IF it’s a cloudless day and you’re flying south over the Mediterranean to Entebbe or Johannesburg, you can see why African rivers mean life to animals, communities and crops. For half the journey, the only hint of green will be near the banks of the Nile, the desert on either side – a bit of a contrast to the view from Glasgow to London where the earth is usually saturated with water in the patches not covered by buildings and roads, rivers abounding.

The Tugela is my favourite river in southern Africa. Its source is on the bleak Lesotho escarpment at about 10,000 feet, then it spills over the edge of the Drakensberg in a series of falls. In winter, these freeze and some heroes storm up the vertical ice with a terrordactyl axe in each hand and vicious toe spikes on their crampons, wreathed in testosterone fumes.

It lazily passes through Ladysmith of Boer War siege fame, almost hidden by weeping willows, then under the rumbling bridge at Tugela Ferry.

If you wanted to know the main recreational activities of some Zulus, the permanent police camp on the river bank would have given you a clue, its sign announcing Firearm and Stocktheft Unit. The surrounding barren hills encourage near-intolerable summer temperatures. The Church of Scotland hospital there used to have one small air conditioner in its operating theatre, the windows and doors of which the matron insisted be left open if there was no surgery taking place – leaving the stressed aircon trying to cool down the entire Tugela river valley.

The Orange or Senqu arises not far from the Tugela but then heads west for 1,300 miles and ends in the Atlantic amid the diamond bearing-silt of Oranjemund in Namibia. We often spent nights camped on its banks in Lesotho, bitterly cold but wakened at intervals by the equally chilling screams of wildcats.

By contrast, the Mzimvubu is a semi-tropical river and its leisurely flow suits the laid-back atmosphere of the little Wild Coast village of Port St Johns where it debouches into the Indian Ocean.

Near to midnight some years ago, having travelled south several hundred miles from Swaziland, we were about to cross over the Mzimvubu by its huge bridge near the port when we noticed two oil drums in the middle of the road, and became aware of a thunderous boom. Walking past the drums, our weak torchlight showed there was a problem – the entire middle span of the bridge was gone. Next morning, we watched a frightening flood that had risen 60 feet above its usual placid level.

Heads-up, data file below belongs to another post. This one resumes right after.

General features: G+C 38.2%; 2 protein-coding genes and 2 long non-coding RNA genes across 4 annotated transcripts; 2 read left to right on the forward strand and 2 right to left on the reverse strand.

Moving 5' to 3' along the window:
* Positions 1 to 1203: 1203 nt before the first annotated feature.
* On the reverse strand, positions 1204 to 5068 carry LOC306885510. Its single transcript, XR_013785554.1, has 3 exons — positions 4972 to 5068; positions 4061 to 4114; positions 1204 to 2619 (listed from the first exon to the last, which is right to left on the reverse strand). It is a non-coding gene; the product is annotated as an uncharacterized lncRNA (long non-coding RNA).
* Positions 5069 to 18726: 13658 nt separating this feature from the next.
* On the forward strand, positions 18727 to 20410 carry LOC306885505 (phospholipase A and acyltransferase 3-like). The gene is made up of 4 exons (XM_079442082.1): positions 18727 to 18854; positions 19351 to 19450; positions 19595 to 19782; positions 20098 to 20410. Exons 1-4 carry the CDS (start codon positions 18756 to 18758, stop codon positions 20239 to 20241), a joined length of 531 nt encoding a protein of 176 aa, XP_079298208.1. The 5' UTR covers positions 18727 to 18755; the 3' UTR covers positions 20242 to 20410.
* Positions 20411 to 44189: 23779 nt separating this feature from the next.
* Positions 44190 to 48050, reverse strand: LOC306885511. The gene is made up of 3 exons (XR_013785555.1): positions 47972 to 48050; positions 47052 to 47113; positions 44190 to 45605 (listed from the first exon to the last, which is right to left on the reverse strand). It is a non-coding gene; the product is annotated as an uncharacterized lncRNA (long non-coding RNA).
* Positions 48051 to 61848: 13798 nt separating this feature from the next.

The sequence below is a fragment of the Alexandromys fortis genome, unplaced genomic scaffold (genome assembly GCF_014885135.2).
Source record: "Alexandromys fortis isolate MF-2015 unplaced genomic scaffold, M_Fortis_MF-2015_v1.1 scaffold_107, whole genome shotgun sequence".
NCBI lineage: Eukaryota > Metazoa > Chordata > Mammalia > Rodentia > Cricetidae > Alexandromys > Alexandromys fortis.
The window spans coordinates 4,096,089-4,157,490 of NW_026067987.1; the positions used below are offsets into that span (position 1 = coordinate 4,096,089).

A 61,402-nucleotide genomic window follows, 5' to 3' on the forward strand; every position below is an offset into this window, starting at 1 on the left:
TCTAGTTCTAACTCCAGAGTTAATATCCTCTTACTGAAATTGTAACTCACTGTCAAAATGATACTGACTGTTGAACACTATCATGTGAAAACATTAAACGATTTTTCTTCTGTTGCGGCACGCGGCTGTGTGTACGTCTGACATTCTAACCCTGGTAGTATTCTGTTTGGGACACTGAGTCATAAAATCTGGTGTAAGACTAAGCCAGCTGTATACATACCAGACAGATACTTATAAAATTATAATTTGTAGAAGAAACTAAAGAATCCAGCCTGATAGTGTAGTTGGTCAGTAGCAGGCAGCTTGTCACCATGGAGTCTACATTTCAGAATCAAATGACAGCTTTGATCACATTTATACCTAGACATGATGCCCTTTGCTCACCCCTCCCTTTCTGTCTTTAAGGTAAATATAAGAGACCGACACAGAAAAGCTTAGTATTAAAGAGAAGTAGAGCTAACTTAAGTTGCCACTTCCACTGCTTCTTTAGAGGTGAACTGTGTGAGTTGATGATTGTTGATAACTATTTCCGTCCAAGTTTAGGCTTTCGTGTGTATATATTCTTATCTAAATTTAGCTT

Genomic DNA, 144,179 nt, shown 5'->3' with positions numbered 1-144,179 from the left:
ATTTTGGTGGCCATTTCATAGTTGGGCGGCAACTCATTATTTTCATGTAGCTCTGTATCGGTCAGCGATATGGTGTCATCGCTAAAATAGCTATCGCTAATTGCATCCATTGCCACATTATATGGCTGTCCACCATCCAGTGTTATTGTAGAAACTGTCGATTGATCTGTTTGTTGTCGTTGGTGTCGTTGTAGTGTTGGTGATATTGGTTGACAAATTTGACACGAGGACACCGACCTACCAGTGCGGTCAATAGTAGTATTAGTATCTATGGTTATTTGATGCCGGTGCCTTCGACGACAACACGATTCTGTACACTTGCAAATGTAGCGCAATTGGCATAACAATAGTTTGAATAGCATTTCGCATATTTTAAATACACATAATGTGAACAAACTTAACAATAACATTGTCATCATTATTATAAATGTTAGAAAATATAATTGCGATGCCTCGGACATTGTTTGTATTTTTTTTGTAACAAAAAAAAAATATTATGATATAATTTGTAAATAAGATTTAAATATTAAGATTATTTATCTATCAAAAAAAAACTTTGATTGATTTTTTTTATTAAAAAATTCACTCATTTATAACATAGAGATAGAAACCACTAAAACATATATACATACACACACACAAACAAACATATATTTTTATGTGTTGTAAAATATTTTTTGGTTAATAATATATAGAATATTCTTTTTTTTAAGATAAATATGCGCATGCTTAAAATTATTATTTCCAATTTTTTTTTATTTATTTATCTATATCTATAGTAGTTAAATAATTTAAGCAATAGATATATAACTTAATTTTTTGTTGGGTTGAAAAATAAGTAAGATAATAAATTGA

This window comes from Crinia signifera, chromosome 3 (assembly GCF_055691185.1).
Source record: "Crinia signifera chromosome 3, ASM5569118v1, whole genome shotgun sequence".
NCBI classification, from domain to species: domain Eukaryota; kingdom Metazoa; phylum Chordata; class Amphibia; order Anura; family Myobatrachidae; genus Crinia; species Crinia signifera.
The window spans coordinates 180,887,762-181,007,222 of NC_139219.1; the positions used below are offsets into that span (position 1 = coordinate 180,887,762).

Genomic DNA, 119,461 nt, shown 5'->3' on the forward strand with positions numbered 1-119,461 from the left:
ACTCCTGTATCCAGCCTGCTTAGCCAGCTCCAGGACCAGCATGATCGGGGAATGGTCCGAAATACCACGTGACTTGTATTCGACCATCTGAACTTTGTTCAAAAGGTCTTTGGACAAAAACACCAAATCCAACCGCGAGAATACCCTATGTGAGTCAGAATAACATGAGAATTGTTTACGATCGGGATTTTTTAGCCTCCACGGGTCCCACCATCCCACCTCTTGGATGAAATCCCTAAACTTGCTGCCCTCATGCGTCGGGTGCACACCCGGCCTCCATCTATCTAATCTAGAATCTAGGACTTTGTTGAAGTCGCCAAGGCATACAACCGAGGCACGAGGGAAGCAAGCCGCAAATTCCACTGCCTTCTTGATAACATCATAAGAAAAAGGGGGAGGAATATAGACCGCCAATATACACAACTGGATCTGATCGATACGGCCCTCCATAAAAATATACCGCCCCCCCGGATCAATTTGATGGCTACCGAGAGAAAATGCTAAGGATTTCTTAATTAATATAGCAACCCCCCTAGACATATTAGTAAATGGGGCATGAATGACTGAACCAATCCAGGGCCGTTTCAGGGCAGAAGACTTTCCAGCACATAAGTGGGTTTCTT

The Zambezi has always left me queasy, perhaps due to the first time I crossed it. Kazungula was a ferry point on the huge river and the shortest way to reach East Africa from the south – shortest, not safest.

The crossing, not far from the Victoria Falls, was where four countries met – the Caprivi Strip of Namibia bordering Zambia on the north bank, Botswana and Zimbabwe on the southern one. With ever-changing politics, this meant travellers and local folk were, and still are, both anxious and wary when asked to show their passports and documents. Shortly after that first crossing, the reliable if far-from-graceful ferry was bombed to bits by the then-Rhodesian air force.

In Uganda, the Nile is really part of the family. I first walked around its exit from Lake Victoria at the Owen Falls dam near Jinja which was built by the British. Not long afterwards I was looking at a photograph of several army lorries on the dam road taken, not surprisingly, from a distance, which purported to be of Idi Amin’s men tipping bodies into the river below.

Nowadays we cross it on journeys to Kampala, always taking a photo of the Karuma Falls on the Victoria Nile for luck, and look down on it further north from Gordon Hill above Nimule in South Sudan when visiting relatives or attempting to reach Juba on the insecure main road.

A muddy stream at the bottom of our farm’s cassava field eventually empties into the Albert Nile. It widens into a muddy pond at one point and is rumoured to harbour a strong catfish which our son has been trying to catch for over a year. He has been warned that if it pulls him in, he may reach the Nile sooner than he expected.

Dr David Vost studied medicine at Glasgow University and is currently working at a hospital in Swaziland. He and his family live on a small farm in Northern Uganda near the Albert Nile. davidvostsz@gmail.com